Oju Wilson, Legal Officer at the Decentrilisation Secretariat said that the workshop had provided insight for the various stakeholders on how they can go about “ensuring that when they are preparing their development plan some of these issues are actually inputted into the plans.” To my question on whether our desired output of coming up with concrete recommendations of which activities within the SilNAP should be drafted into by-laws, Wilson responded that formulation of by-laws are key. “By doing this kind workshop we have realized that we can have uniform by-laws for all 19 local councils, which will assist in the law procedures that you will have to undergo if you want to formulate by-laws for each local council. If we are able to achieve by-laws it will be a remarkable success in terms of implementing this particular project.”

Once again we were pleased to be joined by Mr. Steven Gaojia, Minister of Social Welfare, Gender and Children’s Affairs for the closing session. The Minister noted the significance of the local councils and building the capacity of local councilors when it comes to issues of child protection, women’s participation, gender equality and women’s empowerment and congratulated GNWP and our member National Organization for Women on the success of the workshop.

Minister Gaojia to the delight of the whole group informed us that his engagement following the closing of our workshop was to sign the Sexual Offenses Bill, which has been under revision for some time. He will then lead the presentation in Parliament in the coming weeks in order for Sierra Leone to have this robust Sexual Offenses Bill eventually passed into law! Congratulations!

Tomorrow we leave for Makeni, the Northern Area to conduct the fourth and final training on Capacity Building and Local Legislation and UNSCR 1325 & 1820. Stay tuned for yet another report!


Towards More Effective Women in Decision making Training on UNSCR 1325 Advocacy and Implementation in South Sudan

June 27 – 29, 2012; South Sudan Hotel, Juba

By Selamawit Tesfaye

Operation 1325 of Sweden and the Global Network of Women Peacebuilders in partnership with the Eve Foundation co-facilitated the workshop on 1325 National Action planning in South Sudan among civil society organizations and some government representatives from June 27-29, 2012. The training workshop was opened by her Excellency Hon. Dr Betty Achan Ogwaro, National Minister for Agriculture and Forestry. She welcomed all the participants and acknowledged that the training workshop is a timely endeavor in light of the situation of women in South Sudan. Participants comprised of mainly CSO representatives but there were also some from the government and other sectors such as the Juba University.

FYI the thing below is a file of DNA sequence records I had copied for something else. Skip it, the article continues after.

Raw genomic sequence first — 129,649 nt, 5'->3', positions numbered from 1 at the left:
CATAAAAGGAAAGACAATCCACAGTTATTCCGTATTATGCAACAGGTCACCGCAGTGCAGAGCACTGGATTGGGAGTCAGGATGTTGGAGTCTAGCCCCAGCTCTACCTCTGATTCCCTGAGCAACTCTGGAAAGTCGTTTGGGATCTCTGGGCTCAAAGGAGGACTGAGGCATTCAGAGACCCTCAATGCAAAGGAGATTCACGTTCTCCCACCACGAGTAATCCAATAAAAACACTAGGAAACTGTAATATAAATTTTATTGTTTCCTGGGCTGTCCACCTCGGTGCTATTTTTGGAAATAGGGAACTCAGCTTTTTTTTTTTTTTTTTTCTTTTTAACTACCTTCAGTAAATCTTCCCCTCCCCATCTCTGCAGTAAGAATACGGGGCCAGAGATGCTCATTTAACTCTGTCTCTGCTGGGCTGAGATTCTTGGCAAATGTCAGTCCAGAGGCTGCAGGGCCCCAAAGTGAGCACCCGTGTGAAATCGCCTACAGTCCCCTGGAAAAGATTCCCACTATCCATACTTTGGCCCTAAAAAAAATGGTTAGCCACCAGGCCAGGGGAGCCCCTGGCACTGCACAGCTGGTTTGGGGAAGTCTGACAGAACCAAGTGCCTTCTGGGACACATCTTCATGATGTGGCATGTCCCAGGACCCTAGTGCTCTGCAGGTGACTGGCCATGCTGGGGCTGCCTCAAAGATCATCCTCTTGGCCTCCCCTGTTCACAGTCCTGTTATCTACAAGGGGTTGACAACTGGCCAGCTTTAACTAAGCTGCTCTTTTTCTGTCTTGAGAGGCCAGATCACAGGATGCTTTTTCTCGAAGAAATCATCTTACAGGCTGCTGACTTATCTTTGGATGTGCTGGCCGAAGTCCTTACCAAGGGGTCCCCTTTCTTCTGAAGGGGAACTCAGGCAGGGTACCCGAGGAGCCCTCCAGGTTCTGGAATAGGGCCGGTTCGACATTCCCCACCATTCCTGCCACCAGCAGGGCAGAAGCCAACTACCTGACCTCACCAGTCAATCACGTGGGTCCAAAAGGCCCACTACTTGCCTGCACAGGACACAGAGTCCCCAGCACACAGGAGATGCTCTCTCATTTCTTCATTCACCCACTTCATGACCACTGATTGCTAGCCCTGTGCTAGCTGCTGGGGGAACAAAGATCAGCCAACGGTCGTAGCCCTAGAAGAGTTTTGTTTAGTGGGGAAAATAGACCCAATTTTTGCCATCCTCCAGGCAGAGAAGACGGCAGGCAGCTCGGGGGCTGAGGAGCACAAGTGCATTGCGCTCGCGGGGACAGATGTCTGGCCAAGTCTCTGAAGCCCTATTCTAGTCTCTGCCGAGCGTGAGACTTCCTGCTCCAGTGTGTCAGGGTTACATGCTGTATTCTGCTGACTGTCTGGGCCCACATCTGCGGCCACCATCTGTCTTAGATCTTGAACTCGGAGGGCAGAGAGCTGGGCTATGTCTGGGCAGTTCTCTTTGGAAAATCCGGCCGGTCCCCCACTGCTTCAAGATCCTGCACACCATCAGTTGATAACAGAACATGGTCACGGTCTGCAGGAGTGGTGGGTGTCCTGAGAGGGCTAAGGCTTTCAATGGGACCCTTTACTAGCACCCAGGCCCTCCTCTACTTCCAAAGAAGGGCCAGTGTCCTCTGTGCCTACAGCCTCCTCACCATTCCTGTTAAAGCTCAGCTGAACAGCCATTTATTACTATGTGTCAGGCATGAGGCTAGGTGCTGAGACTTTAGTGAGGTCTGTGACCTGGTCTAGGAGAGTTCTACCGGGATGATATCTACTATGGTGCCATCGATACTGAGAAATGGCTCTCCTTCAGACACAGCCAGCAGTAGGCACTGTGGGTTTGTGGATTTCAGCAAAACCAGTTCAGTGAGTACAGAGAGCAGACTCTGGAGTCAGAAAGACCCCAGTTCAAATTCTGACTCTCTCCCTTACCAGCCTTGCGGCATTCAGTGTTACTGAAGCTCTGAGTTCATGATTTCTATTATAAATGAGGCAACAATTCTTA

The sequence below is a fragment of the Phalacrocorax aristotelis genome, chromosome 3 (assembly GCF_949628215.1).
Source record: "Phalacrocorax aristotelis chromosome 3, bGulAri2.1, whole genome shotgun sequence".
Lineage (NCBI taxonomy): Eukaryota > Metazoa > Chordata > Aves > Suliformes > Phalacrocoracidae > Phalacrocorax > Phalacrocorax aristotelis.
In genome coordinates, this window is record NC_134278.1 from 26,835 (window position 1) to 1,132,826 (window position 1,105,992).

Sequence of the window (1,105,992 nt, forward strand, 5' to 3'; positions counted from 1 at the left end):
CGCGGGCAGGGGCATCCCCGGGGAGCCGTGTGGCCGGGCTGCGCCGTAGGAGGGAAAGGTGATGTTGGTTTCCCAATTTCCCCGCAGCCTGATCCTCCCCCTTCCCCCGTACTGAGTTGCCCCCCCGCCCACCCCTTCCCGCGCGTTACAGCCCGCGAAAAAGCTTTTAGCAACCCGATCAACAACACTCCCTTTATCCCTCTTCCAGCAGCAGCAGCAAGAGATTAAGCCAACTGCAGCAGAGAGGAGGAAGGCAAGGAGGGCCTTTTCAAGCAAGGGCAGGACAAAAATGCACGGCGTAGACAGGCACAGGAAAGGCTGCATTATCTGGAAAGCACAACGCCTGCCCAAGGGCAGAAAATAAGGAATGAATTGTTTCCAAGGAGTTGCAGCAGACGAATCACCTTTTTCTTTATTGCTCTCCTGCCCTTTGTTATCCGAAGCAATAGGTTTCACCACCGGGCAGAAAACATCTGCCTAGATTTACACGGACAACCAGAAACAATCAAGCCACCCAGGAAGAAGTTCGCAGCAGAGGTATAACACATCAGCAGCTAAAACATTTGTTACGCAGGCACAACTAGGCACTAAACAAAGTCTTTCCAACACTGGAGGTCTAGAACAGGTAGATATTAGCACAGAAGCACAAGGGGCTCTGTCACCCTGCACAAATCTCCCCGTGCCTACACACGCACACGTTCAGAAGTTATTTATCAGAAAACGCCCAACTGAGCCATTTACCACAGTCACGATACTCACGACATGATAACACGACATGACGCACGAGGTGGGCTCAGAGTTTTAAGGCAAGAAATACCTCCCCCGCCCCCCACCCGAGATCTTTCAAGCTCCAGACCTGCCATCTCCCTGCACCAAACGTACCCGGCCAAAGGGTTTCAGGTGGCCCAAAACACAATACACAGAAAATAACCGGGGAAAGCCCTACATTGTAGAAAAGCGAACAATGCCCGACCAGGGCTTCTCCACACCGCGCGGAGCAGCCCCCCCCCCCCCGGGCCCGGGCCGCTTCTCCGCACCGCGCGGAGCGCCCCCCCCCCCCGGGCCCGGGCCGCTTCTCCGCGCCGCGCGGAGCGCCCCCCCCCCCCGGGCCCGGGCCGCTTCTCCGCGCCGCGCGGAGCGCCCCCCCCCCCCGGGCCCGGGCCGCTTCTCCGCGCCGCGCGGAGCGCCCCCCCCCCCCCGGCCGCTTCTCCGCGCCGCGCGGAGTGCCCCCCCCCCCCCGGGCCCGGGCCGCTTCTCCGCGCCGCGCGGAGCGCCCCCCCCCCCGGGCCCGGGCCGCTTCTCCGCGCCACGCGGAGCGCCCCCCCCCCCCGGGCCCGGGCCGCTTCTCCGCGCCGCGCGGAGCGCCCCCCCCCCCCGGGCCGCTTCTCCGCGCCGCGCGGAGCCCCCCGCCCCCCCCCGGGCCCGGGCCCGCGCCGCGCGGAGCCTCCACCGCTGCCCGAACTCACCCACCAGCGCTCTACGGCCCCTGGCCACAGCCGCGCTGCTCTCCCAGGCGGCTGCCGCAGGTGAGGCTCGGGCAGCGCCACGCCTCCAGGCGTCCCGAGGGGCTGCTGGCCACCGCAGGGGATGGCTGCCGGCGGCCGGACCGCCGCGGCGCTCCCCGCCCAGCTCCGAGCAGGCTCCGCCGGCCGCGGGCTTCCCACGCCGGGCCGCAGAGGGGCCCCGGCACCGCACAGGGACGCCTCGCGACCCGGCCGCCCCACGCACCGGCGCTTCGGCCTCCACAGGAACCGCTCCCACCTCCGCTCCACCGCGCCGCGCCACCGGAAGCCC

The training started with the basic introduction on UNSCR 1325 and 1820 which was warmly received by almost all participants because even if most of them were already involved in work related on the issue of women peace and security they didn’t have any knowledge of the existence and content of the women peace and security resolutions. In fact, most of them were surprised at the existence of such a detailed legal framework for the inclusion of women’s issues in the area of peace and security.

In the discussions that ensued, participants were given the topic The role of the UN Peacekeeping Mission in South Sudan and asked to do a mock Focus Group Discussion (FGD) on the issue. Most of them reflected their dissatisfaction and how they are there to create jobs rather than creating peace. They also pointed out that the Mission does not engage with the Civil Society within the country and cited an incident where women mobilized and went to talk to the peacekeepers but were not allowed to even enter the compound to have the necessary discussion with the relevant authorities. “Peacekeeping? What peace are they keeping?”, was a common sentiment expressed among most of the participants in the FGDs.